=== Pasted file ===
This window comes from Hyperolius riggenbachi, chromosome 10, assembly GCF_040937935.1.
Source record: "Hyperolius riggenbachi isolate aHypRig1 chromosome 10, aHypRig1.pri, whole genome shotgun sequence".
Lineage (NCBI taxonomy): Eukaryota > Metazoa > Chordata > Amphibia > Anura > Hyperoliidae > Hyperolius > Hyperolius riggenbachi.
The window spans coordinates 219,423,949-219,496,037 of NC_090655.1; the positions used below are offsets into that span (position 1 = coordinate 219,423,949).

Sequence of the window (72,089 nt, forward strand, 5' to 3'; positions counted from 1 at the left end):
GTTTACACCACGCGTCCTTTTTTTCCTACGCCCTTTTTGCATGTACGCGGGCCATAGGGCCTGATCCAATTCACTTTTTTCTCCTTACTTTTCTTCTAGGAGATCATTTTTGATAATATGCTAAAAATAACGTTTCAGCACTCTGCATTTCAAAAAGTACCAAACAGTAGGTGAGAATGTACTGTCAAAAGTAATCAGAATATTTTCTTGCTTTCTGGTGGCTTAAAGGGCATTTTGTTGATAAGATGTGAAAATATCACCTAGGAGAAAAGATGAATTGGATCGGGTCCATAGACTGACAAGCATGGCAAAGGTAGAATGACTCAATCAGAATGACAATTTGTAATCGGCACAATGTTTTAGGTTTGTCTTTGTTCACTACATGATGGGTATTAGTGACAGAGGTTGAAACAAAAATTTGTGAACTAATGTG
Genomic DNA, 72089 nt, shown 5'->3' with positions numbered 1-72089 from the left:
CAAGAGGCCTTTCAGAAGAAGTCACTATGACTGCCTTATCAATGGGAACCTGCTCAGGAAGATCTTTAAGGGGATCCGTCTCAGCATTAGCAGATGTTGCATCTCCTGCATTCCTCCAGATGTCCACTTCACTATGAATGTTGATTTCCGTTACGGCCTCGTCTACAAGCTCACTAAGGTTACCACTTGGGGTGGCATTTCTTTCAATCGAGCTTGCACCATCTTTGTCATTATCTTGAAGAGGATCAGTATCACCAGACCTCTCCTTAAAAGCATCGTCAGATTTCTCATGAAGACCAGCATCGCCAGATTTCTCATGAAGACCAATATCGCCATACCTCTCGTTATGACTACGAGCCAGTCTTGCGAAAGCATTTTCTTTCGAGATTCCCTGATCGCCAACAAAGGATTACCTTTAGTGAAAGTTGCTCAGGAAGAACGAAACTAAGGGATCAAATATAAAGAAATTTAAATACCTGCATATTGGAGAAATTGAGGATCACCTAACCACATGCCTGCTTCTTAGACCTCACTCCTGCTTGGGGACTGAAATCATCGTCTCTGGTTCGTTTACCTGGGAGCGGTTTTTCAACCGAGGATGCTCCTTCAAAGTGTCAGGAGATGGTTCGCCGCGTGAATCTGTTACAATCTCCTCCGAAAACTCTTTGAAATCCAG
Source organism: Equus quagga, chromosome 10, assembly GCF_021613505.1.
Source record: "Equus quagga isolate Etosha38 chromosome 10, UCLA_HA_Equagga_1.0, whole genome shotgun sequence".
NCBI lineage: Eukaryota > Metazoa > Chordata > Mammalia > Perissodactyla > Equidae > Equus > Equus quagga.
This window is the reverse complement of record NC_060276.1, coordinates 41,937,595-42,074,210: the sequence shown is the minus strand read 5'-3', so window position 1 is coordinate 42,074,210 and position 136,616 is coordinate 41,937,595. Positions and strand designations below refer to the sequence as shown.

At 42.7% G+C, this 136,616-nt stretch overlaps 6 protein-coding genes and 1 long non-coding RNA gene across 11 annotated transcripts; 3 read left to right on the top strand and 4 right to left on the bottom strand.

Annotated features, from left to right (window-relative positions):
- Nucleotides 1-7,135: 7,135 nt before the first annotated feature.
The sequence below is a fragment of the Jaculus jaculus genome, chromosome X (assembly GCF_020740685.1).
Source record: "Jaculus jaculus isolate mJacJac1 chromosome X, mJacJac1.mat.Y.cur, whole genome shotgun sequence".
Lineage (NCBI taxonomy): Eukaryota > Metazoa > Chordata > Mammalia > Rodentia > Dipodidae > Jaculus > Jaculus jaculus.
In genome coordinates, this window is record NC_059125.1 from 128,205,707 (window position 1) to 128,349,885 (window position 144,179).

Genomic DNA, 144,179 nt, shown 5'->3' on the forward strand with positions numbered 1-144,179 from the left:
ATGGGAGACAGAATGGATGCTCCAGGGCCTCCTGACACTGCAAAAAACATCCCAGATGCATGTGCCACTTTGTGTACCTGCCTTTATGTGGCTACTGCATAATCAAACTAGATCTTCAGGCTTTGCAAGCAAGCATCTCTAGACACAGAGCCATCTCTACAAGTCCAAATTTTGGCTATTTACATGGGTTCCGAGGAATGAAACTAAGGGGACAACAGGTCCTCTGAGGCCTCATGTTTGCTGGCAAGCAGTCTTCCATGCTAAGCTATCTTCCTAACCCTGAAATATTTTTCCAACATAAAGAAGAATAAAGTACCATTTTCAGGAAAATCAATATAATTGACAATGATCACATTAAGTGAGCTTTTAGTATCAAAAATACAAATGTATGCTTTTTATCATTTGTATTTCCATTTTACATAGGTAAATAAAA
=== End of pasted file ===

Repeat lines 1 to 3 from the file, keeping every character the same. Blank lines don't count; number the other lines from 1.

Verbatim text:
This window comes from Hyperolius riggenbachi, chromosome 10, assembly GCF_040937935.1.
Source record: "Hyperolius riggenbachi isolate aHypRig1 chromosome 10, aHypRig1.pri, whole genome shotgun sequence".
Lineage (NCBI taxonomy): Eukaryota > Metazoa > Chordata > Amphibia > Anura > Hyperoliidae > Hyperolius > Hyperolius riggenbachi.